‘New Dust Bowl’ or “Terrible Teens” drought taking a toll
Meteorologist, USDA Office of the Chief Economist
During the four-week period ending April 29, 2014, contiguous U.S. drought coverage remained virtually unchanged (up 0.06 percentage point) at 38.43 percent. Nevertheless, drought coverage is at its highest point since October 8, 2013, and up 7.48 percentage points from the beginning of the year.
In April, devastatingly dry, dusty, windy conditions on the southern Great Plains fueled concerns of a “New Dust Bowl.” The “Terrible Teens” drought, which for many parts of the southern Great Plains began in the fall of 2010 and has lasted for more than 3½ years, continued to take a severe toll on rangeland, pastures, and winter wheat. During the four weeks ending April 1, coverage of extreme drought (D3) climbed from 14 to 25 percent in Kansas, while extreme to exceptional drought (D3/D4) coverage rose from 24 to 39 percent in Oklahoma; 27 to 38 percent in Texas; and 25 to 33 percent in New Mexico.
A mid-April cold snap added “freeze insult” to drought-injured wheat on the southern Great Plains. Another cold wave at month’s end may have caused additional harm to the crop in beleaguered southern wheat production areas. By April 27, one-third (33 percent) of the U.S. winter wheat was rated in very poor to poor condition, identical to the end-of-April rating for last year’s drought-affected crop. Nearly two-thirds (65 percent) of the wheat was rated very poor to poor in Oklahoma and Texas, while roughly one-third of the crop was rated very poor to poor in Kansas (37 percent) and Colorado (33 percent). The portion of the winter wheat production area in drought has been hovering just above the 50-percent mark in recent weeks and stood at 53 percent on April 29. This value is very similar to what was noted a year ago, on April 30, 2013, when 54 percent of the wheat crop was in drought. Meanwhile, nearly two-thirds of the winter wheat was rated in good to excellent condition on April 29, 2014, in several states, including South Dakota (65 percent good to excellent), Montana (64 percent), Arkansas (63 percent), Illinois (62 percent), and Indiana (62 percent).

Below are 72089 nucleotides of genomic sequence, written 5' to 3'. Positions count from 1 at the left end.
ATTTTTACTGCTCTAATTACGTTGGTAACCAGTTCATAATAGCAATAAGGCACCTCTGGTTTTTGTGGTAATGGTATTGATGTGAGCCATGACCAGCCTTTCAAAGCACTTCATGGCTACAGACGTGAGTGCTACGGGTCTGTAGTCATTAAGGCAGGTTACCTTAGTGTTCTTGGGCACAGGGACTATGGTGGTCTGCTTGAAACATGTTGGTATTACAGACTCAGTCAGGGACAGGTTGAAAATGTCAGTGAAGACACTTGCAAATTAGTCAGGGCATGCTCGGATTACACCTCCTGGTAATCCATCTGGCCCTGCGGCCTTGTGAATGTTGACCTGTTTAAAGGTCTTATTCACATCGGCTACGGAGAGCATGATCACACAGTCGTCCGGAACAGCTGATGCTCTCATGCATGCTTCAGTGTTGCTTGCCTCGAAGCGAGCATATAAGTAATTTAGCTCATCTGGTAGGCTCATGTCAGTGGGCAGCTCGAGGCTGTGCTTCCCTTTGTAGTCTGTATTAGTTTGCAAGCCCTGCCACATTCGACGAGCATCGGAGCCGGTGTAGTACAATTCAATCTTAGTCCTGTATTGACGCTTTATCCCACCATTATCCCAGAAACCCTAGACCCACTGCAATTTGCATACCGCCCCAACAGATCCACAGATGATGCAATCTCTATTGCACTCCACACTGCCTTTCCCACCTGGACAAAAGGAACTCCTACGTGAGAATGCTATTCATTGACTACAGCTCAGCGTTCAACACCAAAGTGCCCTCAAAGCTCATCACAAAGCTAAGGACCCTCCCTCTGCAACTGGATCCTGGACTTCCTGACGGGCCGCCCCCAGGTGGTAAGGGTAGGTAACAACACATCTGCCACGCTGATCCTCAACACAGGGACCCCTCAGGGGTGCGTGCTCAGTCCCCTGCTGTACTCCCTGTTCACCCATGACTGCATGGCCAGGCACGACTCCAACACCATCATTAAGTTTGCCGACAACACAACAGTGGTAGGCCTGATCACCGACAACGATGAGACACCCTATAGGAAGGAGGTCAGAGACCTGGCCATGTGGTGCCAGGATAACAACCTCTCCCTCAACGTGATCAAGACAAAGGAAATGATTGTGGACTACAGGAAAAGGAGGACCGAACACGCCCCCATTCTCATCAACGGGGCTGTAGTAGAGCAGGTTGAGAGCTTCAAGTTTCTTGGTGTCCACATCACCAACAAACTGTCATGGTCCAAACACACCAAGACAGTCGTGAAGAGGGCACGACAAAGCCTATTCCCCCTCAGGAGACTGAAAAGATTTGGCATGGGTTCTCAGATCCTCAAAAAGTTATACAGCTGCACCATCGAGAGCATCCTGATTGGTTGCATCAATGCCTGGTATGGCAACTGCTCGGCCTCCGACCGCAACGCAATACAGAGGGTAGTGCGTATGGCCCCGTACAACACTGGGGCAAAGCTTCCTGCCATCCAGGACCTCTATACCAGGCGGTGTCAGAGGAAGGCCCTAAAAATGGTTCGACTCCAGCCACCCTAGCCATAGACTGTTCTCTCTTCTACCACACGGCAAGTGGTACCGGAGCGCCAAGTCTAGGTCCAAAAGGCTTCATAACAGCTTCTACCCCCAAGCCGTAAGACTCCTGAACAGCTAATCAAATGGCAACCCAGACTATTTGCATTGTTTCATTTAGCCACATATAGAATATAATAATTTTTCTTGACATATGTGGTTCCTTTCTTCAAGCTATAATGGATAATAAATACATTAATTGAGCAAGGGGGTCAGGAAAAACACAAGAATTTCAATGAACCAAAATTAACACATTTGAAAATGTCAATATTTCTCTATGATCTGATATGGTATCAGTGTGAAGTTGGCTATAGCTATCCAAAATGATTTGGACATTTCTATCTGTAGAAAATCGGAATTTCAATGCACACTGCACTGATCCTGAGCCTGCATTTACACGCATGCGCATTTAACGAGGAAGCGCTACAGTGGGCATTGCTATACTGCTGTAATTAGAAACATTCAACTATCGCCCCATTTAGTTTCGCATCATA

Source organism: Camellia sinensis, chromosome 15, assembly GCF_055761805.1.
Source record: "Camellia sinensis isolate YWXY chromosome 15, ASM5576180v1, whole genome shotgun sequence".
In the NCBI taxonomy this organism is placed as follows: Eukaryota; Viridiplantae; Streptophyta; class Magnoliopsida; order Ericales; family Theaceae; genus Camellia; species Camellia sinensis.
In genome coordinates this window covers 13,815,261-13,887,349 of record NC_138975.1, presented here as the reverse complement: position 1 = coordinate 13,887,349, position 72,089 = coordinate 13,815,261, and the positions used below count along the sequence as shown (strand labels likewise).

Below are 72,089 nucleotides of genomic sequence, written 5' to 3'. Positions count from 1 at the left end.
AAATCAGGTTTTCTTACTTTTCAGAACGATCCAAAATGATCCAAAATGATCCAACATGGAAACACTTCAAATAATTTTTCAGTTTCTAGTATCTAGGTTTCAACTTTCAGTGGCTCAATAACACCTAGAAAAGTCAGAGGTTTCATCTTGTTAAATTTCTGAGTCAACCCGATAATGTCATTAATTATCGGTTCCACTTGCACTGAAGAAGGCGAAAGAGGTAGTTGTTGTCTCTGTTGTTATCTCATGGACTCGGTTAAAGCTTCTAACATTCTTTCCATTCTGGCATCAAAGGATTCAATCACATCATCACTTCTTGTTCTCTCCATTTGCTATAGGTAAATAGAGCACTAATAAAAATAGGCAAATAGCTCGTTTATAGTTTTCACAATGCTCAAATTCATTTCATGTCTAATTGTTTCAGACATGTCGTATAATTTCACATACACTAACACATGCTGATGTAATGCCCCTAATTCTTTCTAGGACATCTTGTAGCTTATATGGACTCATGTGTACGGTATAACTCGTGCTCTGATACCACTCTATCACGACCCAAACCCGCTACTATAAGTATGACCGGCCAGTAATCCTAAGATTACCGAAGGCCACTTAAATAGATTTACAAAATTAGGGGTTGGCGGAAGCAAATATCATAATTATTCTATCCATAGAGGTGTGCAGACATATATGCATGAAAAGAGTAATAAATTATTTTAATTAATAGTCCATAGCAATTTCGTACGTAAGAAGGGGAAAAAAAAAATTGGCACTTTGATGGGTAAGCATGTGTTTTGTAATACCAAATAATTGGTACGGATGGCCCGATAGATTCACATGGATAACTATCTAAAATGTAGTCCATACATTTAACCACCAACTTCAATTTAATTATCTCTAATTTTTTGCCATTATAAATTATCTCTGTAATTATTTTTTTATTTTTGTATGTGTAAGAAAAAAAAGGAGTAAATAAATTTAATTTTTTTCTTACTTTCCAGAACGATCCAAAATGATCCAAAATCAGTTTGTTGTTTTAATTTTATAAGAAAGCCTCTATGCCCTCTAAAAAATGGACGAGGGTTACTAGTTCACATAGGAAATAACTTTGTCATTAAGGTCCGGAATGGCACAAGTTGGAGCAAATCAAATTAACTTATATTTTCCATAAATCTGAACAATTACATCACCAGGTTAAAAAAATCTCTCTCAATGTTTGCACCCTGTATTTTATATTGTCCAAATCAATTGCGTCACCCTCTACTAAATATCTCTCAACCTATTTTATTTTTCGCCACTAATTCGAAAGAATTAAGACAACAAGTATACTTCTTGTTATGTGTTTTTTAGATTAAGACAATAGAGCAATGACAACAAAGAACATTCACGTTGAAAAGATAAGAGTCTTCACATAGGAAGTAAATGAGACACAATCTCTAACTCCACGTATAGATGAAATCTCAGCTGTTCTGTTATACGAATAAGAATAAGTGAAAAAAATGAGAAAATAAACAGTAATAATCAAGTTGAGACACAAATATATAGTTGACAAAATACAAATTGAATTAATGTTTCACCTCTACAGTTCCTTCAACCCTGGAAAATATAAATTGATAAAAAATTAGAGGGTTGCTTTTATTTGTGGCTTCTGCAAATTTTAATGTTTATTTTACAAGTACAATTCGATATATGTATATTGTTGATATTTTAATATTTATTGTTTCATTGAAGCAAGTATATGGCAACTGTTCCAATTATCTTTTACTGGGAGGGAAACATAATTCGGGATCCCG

Periodic April storms provided temporary relief to drought-stricken areas from California into the Southwest. April precipitation briefly eased irrigation requirements and aided rain-fed rangeland, pastures, and crops across the nation’s southwestern quadrant, but water-supply prospects for the summer remained bleak. California’s coverage of extreme to exceptional drought (D3/D4) rose from 69 to 77 percent during the four weeks ending April 29, while Nevada’s coverage climbed from 34 to 39 percent.
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With the agricultural focus turning toward spring planting – nearly one-fifth (19 percent) of the intended U.S corn acreage was planted by April 27 – it is worth noting that drought lingers in portions of the western Corn Belt. By April 29, about one-quarter (26 percent) of the U.S. corn production area was in drought, down 5 percentage points from four weeks ago. Similarly, 19 percent of the soybean production area was in drought on April 29, down 5 points from April 1.
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